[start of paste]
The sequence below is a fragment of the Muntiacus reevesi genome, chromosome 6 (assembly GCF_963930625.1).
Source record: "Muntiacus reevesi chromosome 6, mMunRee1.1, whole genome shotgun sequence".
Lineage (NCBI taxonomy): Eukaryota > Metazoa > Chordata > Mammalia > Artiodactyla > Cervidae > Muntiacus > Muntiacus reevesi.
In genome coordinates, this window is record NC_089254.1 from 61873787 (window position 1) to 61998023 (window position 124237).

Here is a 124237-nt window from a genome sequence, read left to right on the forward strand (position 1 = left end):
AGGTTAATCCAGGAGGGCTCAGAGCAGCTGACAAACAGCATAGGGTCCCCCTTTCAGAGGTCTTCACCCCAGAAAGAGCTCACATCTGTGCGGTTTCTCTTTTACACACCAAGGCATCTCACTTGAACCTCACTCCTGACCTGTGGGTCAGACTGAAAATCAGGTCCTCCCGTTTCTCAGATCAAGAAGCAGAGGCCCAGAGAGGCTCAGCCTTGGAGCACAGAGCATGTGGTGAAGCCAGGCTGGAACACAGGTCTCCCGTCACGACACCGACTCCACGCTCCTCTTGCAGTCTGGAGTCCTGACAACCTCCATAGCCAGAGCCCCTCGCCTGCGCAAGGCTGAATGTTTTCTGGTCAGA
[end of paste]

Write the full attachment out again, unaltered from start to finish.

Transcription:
The sequence below is a fragment of the Muntiacus reevesi genome, chromosome 6 (assembly GCF_963930625.1).
Source record: "Muntiacus reevesi chromosome 6, mMunRee1.1, whole genome shotgun sequence".
Lineage (NCBI taxonomy): Eukaryota > Metazoa > Chordata > Mammalia > Artiodactyla > Cervidae > Muntiacus > Muntiacus reevesi.
In genome coordinates, this window is record NC_089254.1 from 61873787 (window position 1) to 61998023 (window position 124237).

Here is a 124237-nt window from a genome sequence, read left to right on the forward strand (position 1 = left end):
AGGTTAATCCAGGAGGGCTCAGAGCAGCTGACAAACAGCATAGGGTCCCCCTTTCAGAGGTCTTCACCCCAGAAAGAGCTCACATCTGTGCGGTTTCTCTTTTACACACCAAGGCATCTCACTTGAACCTCACTCCTGACCTGTGGGTCAGACTGAAAATCAGGTCCTCCCGTTTCTCAGATCAAGAAGCAGAGGCCCAGAGAGGCTCAGCCTTGGAGCACAGAGCATGTGGTGAAGCCAGGCTGGAACACAGGTCTCCCGTCACGACACCGACTCCACGCTCCTCTTGCAGTCTGGAGTCCTGACAACCTCCATAGCCAGAGCCCCTCGCCTGCGCAAGGCTGAATGTTTTCTGGTCAGA